Significance of cardiovascular malformations in cystic hygroma: a new interpretation of the pathogenesis

Am J Med Genet. 1989 Dec;34(4):489-501. doi: 10.1002/ajmg.1320340408.


Fetuses with cystic hygroma or loose skin of the neck were studied chromosomally and phenotypically to clarify the relation between neck abnormality and cardiovascular malformations. Of 12 fetuses, 9 had chromosome abnormalities: 4 with 45,X, 3 with trisomy 21, one each with trisomy 13, dup 6q. One had normal chromosomes. Two cases, in which chromosome analysis was unsuccessful, were morphologically suspected to be trisomy 13. Nine of the 12 fetuses had either bilateral cystic hygroma of the neck (7 cases) or nuchal bleb (2 cases: trisomy 13 and dup 6q). Two of the 3 remaining cases (trisomy 21) had loose skin of the neck, and one had edematous swelling of the skin of the neck. Except for the last case of trisomy 21, 11 fetuses (91.7%) had severe and/or rare cardiovascular malformations. They were divided into 3 major groups: a) spectrum of hypoplastic left heart syndrome (45,X and dup 6q), b) double outlet right ventricle, agenesis of semilunar valve (trisomy 13), and c) abnormality of atrioventricular orifice or valves (trisomy 21). One fetus with normal chromosomes had persistent left superior vena cava instead of absent right one and calcification of myocardium. Histological observation of edematous skin demonstrated the abnormal distribution of lymph vessels, including their absence. Some cases showed hypoplastic thymus. To integrate the findings of the present study and the descriptions in the literature, a pathogenesis is hypothesized in relation to migration of neural crest cells and extracellular matrix.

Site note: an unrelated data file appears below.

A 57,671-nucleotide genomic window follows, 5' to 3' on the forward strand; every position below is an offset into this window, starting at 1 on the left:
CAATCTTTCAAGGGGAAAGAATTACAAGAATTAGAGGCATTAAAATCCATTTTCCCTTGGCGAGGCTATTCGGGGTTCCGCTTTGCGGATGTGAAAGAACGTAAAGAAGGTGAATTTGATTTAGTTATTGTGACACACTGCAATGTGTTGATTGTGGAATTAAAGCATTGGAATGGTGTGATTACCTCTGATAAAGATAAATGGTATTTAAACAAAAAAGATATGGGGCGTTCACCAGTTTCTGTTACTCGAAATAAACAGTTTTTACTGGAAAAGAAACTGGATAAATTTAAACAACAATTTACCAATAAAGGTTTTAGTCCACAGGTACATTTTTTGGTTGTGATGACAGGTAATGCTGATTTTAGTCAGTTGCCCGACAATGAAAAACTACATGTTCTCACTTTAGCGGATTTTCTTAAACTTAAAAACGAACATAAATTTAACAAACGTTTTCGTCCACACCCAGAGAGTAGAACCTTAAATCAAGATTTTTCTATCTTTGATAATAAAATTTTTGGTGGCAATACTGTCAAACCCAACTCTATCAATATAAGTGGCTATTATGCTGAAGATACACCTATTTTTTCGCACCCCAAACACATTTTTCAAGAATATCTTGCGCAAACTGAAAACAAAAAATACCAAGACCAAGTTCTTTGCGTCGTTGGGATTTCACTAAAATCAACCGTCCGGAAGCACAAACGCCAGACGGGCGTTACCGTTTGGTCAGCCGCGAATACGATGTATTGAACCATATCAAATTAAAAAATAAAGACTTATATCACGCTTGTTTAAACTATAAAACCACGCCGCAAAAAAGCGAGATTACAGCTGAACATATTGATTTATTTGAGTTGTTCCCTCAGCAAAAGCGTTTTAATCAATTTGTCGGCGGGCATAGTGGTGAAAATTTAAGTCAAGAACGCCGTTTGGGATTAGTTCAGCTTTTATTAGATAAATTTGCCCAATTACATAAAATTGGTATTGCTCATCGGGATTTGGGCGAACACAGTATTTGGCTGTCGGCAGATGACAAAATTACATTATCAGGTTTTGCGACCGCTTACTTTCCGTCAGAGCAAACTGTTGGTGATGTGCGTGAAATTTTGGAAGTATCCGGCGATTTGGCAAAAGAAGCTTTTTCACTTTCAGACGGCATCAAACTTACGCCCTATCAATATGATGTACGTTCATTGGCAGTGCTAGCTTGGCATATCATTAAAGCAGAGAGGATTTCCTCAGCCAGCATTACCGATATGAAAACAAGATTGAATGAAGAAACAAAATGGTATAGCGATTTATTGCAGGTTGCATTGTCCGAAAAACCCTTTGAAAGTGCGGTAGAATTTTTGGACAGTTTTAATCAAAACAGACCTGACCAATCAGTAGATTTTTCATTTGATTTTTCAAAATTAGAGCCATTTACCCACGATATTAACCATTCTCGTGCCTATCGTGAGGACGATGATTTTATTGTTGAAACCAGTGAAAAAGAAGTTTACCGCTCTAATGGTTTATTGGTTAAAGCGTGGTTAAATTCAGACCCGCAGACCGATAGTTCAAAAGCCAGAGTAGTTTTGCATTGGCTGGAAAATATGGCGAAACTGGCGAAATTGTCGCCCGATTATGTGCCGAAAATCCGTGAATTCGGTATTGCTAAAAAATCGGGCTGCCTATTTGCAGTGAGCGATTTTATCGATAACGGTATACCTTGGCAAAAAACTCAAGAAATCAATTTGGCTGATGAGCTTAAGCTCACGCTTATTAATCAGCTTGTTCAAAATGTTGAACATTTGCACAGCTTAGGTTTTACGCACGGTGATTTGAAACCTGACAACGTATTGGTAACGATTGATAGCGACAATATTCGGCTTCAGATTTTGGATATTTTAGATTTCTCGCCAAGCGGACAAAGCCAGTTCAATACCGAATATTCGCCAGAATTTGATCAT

MeSH terms

  • Abnormalities, Multiple / pathology*
  • Chromosome Aberrations / pathology*
  • Chromosome Disorders
  • Chromosomes, Human, Pair 13
  • Down Syndrome
  • Female
  • Fetal Diseases / genetics
  • Fetal Diseases / pathology*
  • Heart Defects, Congenital / genetics
  • Heart Defects, Congenital / pathology*
  • Humans
  • Lymphangioma / genetics
  • Lymphangioma / pathology*
  • Male
  • Phenotype
  • Pregnancy
  • Trisomy